A reflection on the importance of setting up your ‘Will’ correctly
On the 19th. September 2022 the country stood still whilst we all paid our respects to Her Majesty the Queen and said our final goodbye’s during her state funeral. Queen Elizabeth’s II reign was steadfast and for seventy years she was a beacon of light that many of us thought would never go out. But ‘ go out’ it did, just as all life must. That is the nature of our existence and is what makes life so precious. As parents and grandparents we know how precious our lives are but we regard the lives of our children and grandchildren on a totally higher plane. This is why we wanted to share some of our insight in to the intricacies of setting up a will that will help you and your loved ones.
Often clients come to us after they have started a discussion with their solicitor about updating their Will. It is equally as important to consider your Will after making investment decisions, particularly if you believe your Estate exceeds the current Nil rate band (s) for Inheritance Tax.
Firstly you must consider if your Estate will have sufficient cash to pay any Inheritance tax. We often find that, on second death of a couple, there is limited cash, with the majority of the Estate tied up in property values. The Executors must pay any Inheritance tax prior to receiving Grant of Probate. If the Estate includes a high value property then that cannot be sold until Grant of Probate is issued and they are stuck in a vicious circle, leading them to borrow in order to pay any tax liability. Consideration should be given to the potential liability during their lifetime.
Secondly if your Estate contains assets which qualify for Business or Agricultural relief then matters can be further complicated. Take the example of a client who leaves 50% of their Estate to their spouse, 40% to children and 10% to Charirty. If the Estate contains exempt assets, such as a parcel of agricultural land, then 50% of the value is being passed to the surviving spouse. On first death any transfer between spouses are exempt therefore the transfer of an exempt asset to an exempt spouse is a waste of the relief. It would be beneficial to pass the exempt asset to the children to ensure no Inheritance tax is paid on that value.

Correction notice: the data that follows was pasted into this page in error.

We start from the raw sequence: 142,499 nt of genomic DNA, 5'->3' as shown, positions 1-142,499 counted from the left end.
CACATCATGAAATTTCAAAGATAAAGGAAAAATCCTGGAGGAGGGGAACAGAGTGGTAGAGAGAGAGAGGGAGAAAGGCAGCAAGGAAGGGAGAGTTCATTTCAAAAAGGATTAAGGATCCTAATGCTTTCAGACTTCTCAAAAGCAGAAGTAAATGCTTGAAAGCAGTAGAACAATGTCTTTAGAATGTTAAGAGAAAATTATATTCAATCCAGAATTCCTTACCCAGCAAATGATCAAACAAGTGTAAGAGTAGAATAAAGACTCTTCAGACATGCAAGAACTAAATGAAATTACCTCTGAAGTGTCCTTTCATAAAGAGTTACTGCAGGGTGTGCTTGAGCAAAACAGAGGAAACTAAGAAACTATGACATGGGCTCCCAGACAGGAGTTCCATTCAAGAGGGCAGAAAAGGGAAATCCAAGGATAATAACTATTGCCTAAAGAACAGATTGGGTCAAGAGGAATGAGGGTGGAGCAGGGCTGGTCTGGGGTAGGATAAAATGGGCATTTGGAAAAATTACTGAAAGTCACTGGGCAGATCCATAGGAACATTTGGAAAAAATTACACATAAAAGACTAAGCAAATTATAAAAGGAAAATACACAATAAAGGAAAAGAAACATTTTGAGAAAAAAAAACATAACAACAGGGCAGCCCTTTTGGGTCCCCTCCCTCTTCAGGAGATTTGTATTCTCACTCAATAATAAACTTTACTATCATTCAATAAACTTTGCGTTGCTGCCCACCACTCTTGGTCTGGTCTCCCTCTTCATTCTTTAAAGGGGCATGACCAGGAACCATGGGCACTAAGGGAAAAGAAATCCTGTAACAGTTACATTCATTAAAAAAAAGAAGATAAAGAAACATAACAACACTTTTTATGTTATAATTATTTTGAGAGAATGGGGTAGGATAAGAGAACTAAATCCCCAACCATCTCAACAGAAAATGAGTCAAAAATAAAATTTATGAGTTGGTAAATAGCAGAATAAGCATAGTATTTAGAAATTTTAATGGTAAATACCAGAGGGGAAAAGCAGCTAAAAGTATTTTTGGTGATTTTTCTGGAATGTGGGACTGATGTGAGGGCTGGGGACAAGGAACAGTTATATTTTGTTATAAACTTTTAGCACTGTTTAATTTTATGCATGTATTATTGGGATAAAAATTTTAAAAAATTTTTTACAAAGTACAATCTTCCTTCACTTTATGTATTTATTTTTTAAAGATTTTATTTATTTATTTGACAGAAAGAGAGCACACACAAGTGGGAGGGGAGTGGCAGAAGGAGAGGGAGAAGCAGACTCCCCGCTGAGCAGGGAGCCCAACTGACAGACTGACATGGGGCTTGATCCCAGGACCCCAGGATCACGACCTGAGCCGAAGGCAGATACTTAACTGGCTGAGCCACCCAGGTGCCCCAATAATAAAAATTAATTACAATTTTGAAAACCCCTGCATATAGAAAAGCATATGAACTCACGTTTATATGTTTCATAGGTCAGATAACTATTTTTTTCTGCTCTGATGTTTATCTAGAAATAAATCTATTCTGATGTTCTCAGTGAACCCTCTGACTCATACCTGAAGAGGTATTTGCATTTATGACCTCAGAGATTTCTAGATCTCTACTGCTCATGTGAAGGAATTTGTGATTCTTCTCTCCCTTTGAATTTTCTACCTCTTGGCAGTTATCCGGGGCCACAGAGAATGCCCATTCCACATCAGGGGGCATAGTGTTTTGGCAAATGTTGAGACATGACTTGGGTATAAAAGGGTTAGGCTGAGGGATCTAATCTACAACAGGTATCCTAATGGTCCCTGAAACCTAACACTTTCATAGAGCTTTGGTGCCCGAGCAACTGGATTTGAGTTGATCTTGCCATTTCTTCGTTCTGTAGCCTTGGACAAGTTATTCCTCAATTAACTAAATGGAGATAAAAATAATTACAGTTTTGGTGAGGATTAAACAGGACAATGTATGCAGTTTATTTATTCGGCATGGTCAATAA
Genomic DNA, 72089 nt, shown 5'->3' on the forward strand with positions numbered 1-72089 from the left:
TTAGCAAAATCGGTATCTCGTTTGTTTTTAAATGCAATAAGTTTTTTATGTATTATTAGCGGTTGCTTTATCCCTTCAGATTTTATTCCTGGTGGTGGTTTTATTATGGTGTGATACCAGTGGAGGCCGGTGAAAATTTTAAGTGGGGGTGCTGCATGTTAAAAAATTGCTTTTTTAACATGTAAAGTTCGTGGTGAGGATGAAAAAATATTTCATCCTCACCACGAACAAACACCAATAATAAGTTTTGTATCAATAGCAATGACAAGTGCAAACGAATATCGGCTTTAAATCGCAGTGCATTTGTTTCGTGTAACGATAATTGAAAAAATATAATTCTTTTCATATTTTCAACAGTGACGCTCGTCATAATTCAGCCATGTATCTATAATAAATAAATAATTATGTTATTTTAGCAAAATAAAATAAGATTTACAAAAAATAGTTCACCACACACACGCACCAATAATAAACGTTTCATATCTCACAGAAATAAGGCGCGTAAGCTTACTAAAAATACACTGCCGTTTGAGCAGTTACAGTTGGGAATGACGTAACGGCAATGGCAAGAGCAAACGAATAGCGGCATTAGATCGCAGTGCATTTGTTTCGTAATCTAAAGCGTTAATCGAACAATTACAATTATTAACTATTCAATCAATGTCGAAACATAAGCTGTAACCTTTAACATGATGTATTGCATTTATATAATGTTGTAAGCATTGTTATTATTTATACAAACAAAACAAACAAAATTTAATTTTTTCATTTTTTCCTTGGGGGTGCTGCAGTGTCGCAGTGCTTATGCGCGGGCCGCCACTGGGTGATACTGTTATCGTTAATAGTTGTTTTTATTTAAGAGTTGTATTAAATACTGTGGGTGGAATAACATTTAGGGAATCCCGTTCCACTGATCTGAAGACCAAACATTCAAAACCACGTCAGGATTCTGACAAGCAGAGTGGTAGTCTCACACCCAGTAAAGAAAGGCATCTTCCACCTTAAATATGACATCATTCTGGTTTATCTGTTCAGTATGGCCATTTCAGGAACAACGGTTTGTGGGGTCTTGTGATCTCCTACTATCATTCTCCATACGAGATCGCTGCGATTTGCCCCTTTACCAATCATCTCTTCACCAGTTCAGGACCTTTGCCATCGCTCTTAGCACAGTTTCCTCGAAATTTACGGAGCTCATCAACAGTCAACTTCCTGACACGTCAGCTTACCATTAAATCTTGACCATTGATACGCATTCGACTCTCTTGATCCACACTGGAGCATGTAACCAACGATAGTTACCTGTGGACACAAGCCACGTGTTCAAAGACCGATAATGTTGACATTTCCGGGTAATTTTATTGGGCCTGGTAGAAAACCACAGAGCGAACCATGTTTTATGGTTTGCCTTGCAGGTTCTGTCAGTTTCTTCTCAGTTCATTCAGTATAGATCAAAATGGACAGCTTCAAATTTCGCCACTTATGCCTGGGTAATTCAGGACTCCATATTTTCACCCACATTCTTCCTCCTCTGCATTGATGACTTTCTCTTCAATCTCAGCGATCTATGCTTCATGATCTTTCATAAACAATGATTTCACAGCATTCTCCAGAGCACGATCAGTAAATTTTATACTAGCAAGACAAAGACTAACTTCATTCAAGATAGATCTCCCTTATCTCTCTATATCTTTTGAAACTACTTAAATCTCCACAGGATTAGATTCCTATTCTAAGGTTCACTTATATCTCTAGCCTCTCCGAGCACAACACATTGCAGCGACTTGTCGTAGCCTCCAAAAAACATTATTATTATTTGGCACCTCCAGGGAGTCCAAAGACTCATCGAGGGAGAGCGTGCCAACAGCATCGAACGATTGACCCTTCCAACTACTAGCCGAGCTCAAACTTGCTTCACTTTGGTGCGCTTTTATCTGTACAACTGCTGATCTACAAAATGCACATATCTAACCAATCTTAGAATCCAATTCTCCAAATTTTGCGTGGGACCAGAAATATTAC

Another scenario which needs careful planning is where specific gifts are left in a Will. For example if a specific amount of cash if left to a named beneficiary and any balance if left proportionally to other beneficiaries, as cash is spent in retirement these gifts must be reconsidered. As an example an Estate has £50,000 with a legacy of £10,000 to a daughter and the balance spilt equally between 5 grandchildren. As a result of care home fees there on death there is only £15,000 cash. The legacy being left to the grandchildren is then considerably smaller than originally planned.
All these elements form part of our financial planning discussions with our clients and we would be happy to have a chat through this with you. We are also happy to join in conversations with your solicitor to ensure all angles have been considered.
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